array(0,4,2,6),
                     array(4,12,6,14),
                     array(12,14,8,10)
                     );

function searchFourTerms($leftArray, $GroupOfFour) {
    global $GroupOfFour, $leftArray;
    $len4 = count($leftArray);
    $len4_carry = count($leftArray);
    $list4 = array();
    for($i4 = 0; $i4 < count($GroupOfFour); $i4 ++) {
        $intercept4 = array_intersect($GroupOfFour[$i4], $leftArray);
        $len4 = count($intercept4);
        if (count($intercept4) % 4 == 0) {
            $list4[$i4] = $len4;
        }
    }
    arsort($list4);
    if (empty($list4) || ($len4_carry<4))
        return - 1;
    return key($list4);
}

?>
share|improve this question
    
Please add links to previous questions –  Andrey Oct 22 '12 at 17:19
    
This post does not have any relationship between other post actually. But I really need help. Here is the previous question just in case you want to check: stackoverflow.com/questions/12936934/… –  mozcelikors Oct 22 '12 at 17:31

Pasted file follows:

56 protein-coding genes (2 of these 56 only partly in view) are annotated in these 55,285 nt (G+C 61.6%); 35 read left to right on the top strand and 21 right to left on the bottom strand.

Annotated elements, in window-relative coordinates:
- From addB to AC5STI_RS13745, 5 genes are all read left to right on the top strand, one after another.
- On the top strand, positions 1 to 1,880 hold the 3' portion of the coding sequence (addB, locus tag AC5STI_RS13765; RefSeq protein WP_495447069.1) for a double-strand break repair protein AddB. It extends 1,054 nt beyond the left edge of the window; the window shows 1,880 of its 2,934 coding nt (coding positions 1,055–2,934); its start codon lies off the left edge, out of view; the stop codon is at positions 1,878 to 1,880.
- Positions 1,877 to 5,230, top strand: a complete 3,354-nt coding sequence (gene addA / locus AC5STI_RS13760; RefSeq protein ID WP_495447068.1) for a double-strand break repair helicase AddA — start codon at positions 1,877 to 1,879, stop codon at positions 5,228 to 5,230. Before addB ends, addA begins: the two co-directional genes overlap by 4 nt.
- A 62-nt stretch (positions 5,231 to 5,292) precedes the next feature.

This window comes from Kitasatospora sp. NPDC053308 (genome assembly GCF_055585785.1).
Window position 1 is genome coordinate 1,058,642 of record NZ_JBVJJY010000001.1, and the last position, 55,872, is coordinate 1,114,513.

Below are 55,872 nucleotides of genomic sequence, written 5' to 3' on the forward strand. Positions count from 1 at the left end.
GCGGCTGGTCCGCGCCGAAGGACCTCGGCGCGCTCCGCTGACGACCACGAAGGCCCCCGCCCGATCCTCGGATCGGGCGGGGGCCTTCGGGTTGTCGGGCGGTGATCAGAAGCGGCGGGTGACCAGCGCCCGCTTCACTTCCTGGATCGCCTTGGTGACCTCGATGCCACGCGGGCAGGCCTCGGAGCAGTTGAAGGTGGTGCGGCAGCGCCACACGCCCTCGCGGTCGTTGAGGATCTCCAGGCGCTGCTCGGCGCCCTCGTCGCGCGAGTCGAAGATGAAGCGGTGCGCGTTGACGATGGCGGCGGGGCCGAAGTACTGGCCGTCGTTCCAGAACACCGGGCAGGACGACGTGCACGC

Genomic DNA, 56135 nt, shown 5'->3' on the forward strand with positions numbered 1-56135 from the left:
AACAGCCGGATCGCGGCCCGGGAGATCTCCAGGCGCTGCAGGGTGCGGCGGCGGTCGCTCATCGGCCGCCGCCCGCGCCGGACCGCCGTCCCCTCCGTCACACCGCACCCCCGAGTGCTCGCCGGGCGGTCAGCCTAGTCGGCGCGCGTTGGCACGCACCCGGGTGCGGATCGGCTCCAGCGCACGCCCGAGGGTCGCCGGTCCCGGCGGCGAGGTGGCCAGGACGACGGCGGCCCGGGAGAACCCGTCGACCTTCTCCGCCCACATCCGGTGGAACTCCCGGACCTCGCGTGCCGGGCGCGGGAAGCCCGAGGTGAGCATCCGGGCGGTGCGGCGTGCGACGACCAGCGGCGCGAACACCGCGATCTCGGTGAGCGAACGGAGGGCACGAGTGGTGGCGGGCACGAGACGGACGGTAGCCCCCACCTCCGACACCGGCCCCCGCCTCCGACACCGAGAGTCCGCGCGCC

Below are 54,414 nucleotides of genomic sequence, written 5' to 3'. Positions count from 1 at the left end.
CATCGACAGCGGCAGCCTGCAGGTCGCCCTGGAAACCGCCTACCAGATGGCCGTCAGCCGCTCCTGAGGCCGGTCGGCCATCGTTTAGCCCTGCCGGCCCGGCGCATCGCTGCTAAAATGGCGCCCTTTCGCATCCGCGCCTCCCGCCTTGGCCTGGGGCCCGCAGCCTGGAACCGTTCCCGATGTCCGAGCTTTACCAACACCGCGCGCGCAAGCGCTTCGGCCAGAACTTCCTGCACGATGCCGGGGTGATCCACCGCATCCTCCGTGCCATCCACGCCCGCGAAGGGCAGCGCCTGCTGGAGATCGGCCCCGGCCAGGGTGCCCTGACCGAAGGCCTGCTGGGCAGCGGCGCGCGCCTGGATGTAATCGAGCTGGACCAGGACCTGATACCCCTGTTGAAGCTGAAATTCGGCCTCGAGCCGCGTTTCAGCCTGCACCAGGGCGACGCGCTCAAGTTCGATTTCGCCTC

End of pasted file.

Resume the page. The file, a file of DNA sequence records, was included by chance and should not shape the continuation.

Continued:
That is not true ... it is 1,6,14,18,20 ... check for your self –  Baba Oct 22 '12 at 17:37
    
Baba , wait i will post u something that is exception. –  mozcelikors Oct 22 '12 at 17:44
1  
What makes 6,1 different from 14,18,20 –  Baba Oct 22 '12 at 17:45

2 Answers 2

key($list4) will only return the current index of list4. In your case it would return 18.

Try this, it worked for me. Instead of returning key($list4) I returned an array of matching indexes.

function searchFourTerms($la, $gof) {
$i3=0;
if(count($la)<4){
    return -1;
}
$list4 = array();
for($i4 = 0; $i4 < count($gof); $i4++) {
    $intercept4 = array_intersect($gof[$i4], $la);
    $len4 = count($intercept4);
    if(count($intercept4)==4) {
        $list4[$i3] = $i4;
        $i3++;
    }
}
if (empty($list4)){
    return - 1;
}
$list5= array();
$i7=0;
for($i4=0; $i4<count($list4); $i4++){
    $i6=0;
    for($i5=0; $i5<count($list4); $i5++){
        if($i4!=$i5){
            $i6+=count(array_intersect($gof[$i4], $gof[$i5]));